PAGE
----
* Cuts delayed to Oct 2016
* Investors fearing lost revenues considering legal action
* Two additional small pipeline areas get exemption
(Adds detail, investor reaction)
OSLO, June 27 Norway postponed a planned cut in
natural gas pipeline tariffs by three years on Thursday but
failed to appease angry international investors who oppose the
cuts and say they will consider legal action.
Cuts to tariffs which pipeline owners charge for using the
lines will now take effect in October 2016, said the oil and
energy ministry, which hopes lowering costs for users will spur
them to invest more in smaller fields and exploration of new
reserves in the Arctic.
"Lower costs for gas transport will strengthen the
competitiveness of Norwegian gas. At the same time the owners
(of the pipeline system) are getting reasonable profits," Oil
and Energy Minister Ola Borten Moe said in a statement.
Some of those owners have said the move will cost them 6.6
billion dollars in lost earnings over the next two decades and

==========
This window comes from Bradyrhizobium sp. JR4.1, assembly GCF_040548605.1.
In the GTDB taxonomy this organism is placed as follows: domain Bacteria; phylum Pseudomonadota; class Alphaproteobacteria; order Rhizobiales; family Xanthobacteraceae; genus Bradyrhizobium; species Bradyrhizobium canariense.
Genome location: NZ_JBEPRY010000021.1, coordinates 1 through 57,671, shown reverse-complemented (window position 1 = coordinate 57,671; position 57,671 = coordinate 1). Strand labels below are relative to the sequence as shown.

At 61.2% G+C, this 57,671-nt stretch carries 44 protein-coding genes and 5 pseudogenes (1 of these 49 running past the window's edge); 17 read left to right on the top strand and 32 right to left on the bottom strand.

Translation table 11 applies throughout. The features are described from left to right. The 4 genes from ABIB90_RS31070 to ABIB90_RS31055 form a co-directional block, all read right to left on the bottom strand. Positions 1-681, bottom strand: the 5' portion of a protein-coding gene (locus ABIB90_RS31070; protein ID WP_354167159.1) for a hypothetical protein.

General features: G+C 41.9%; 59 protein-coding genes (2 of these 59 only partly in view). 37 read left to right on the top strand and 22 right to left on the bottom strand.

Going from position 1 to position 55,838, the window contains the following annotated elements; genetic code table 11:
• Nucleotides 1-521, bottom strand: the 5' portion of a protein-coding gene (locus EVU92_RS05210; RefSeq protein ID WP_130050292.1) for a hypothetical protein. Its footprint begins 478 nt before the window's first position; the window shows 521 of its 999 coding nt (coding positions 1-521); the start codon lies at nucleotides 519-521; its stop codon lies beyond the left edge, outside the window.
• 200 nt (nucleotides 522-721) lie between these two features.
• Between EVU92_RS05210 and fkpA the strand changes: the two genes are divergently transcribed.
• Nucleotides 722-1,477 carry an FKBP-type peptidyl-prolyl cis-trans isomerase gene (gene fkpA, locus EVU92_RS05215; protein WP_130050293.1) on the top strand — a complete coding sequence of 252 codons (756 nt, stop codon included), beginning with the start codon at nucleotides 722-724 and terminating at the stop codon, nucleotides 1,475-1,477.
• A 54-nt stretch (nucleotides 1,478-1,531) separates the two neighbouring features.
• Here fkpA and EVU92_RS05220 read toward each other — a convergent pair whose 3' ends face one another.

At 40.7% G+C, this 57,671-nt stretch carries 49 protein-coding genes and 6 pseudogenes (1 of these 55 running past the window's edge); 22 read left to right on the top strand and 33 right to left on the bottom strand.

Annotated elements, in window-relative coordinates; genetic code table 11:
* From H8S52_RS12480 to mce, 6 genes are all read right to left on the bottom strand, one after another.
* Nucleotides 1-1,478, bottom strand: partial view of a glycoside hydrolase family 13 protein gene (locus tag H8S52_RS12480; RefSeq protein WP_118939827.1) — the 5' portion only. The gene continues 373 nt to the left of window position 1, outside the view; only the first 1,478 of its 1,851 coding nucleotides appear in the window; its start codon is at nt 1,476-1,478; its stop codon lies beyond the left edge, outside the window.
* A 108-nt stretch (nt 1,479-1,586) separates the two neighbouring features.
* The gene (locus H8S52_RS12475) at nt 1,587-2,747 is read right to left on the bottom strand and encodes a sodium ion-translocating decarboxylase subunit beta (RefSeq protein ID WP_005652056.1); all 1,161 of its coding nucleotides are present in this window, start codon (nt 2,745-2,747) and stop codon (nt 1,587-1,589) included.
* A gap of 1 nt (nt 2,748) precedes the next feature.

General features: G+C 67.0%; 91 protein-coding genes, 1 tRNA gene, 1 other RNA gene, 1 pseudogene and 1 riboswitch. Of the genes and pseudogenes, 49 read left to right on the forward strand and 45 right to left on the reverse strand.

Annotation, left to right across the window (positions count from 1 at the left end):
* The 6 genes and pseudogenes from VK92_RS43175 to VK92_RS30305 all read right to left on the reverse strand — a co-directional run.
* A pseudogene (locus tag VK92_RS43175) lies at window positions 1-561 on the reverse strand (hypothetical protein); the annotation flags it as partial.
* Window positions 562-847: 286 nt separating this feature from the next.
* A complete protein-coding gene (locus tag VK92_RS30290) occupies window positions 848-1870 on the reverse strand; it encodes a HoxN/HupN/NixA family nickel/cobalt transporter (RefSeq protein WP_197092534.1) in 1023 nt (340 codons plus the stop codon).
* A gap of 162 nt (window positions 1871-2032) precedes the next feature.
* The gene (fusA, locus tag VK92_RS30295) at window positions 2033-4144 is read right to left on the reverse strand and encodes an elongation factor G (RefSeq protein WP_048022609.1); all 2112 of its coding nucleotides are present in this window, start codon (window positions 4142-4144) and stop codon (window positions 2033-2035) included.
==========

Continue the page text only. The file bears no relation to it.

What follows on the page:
are weighing legal action.
"This is not giving us a reasonable return," said Knud
Noerve, chief executive of Infragas, owned by Canada's PSP
Investments, adding the move would make Norway a less attractive
"We are very disappointed that they have gone (ahead) in
reducing the tariffs. We will now look at all options, including
legal action," said Trygve Pedersen, chief executive of Solveig
Gas, owned by Canada's PSP Investments, the Abu Dhabi Investment
Authority and Allianz.
International investors including the Abu Dhabi Investment
Authority, German insurer Allianz, Swiss bank UBS,
Canada's PSP Investments and France's Caisse des Depots
have spent more than $5 billion in recent years
acquiring stakes in Norwegian pipelines.
The tariffs are based on a formula that includes capital and
operating costs. Oslo plans a 90-percent reduction in the
capital element of the tariffs.
The ministry said, however, that the small Kvitebjoern and
Norne lines would be exempted from the cuts, bringing the number
of exempted pipeline areas to four.
But cuts will go ahead on the other five areas which form
the bulk of Norway's 8,000-kilometre-long network transporting
gas to Britain, France, Belgium and Germany.
Norway overtook Russia last year to become the European
Union's biggest gas supplier, delivering 106 billion cubic
metres of gas.
($1 = 6.0998 Norwegian kroner)
(Reporting by Gwladys Fouche and Balazs Koranyi, editing by